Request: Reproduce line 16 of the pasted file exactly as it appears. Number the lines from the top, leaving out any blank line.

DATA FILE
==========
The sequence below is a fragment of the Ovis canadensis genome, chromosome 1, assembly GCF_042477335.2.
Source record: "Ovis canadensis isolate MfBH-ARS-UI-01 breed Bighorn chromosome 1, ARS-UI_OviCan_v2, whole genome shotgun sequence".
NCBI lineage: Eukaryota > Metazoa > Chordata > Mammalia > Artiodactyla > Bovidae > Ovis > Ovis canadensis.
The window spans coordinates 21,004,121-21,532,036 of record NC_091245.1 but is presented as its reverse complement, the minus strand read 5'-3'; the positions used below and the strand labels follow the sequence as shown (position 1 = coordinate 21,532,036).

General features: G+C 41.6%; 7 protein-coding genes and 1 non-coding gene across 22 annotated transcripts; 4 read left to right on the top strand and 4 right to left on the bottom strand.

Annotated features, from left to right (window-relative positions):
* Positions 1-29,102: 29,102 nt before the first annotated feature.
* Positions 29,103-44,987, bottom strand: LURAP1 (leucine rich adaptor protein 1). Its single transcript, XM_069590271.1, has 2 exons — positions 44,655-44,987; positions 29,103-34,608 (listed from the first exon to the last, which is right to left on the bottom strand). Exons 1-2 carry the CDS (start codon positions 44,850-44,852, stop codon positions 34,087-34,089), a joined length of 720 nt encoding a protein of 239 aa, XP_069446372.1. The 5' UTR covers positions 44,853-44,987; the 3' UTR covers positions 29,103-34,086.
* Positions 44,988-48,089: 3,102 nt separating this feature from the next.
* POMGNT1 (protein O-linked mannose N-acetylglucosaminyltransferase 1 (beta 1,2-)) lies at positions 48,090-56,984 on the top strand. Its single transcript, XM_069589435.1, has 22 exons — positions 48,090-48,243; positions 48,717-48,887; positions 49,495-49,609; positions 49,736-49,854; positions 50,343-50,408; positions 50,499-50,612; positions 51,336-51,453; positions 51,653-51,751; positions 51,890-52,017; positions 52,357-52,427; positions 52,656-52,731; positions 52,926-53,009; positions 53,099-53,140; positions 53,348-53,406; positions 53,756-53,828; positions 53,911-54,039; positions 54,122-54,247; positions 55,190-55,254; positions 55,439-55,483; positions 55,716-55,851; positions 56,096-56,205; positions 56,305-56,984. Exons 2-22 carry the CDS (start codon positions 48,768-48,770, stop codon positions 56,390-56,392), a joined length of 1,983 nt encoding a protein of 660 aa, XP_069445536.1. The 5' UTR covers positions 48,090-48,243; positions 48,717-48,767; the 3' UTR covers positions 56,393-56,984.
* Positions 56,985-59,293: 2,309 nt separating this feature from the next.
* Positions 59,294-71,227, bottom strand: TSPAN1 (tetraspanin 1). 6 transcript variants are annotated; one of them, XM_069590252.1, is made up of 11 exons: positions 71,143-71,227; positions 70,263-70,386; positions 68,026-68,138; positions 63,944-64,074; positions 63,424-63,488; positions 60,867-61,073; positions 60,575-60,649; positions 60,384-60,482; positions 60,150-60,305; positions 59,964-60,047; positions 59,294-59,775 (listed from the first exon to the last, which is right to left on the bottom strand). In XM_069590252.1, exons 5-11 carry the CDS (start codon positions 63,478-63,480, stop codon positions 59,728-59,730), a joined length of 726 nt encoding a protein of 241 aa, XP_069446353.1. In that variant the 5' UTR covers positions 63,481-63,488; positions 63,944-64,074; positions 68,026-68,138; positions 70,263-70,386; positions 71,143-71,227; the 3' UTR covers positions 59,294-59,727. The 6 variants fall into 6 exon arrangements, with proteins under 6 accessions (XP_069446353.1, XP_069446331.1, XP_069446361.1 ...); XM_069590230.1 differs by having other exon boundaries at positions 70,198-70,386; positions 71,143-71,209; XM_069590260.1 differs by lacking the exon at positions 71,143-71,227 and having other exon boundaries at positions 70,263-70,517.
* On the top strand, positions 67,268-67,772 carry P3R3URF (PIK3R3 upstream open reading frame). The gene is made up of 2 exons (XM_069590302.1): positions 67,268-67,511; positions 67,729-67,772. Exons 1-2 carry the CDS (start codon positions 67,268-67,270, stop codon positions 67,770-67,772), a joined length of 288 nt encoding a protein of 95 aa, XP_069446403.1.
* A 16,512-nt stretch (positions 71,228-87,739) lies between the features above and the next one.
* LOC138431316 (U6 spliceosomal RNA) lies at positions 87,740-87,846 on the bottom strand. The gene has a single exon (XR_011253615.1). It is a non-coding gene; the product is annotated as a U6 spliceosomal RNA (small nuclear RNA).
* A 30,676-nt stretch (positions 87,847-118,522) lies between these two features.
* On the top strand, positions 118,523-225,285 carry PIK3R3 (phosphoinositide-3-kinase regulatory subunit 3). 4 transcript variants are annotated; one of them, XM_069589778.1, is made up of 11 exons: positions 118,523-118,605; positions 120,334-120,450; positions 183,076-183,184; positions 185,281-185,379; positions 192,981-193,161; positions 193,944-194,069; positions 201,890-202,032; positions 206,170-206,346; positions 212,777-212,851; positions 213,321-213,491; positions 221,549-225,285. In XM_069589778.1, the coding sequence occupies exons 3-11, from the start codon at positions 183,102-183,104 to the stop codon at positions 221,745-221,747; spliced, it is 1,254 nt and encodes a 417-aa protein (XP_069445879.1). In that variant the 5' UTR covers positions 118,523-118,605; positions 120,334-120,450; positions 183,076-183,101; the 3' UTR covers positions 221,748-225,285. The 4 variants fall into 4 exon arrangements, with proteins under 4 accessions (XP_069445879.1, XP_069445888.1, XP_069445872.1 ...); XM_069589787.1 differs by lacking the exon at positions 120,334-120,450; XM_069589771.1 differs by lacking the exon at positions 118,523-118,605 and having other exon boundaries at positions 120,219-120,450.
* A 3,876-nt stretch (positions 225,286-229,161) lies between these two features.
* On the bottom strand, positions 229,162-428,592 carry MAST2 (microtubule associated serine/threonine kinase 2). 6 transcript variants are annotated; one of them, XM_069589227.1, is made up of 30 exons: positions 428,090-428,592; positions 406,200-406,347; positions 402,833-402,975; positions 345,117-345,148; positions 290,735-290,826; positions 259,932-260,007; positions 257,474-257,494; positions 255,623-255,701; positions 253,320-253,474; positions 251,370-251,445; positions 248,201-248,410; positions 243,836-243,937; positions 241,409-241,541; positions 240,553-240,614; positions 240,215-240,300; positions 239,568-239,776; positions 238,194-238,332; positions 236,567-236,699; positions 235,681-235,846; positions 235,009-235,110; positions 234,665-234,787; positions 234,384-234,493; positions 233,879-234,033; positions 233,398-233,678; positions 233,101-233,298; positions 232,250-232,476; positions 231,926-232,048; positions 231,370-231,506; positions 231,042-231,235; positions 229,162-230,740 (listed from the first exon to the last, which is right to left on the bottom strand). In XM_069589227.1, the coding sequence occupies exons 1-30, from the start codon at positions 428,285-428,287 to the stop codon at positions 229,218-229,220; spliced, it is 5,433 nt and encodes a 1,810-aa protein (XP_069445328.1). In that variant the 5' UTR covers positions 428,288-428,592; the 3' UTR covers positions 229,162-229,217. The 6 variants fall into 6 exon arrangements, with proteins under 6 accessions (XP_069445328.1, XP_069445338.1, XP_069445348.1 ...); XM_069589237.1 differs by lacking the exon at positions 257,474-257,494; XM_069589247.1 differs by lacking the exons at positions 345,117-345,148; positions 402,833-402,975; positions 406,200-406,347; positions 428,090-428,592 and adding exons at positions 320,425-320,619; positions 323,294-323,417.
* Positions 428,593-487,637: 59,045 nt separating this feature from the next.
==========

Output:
* A 30,676-nt stretch (positions 87,847-118,522) lies between these two features.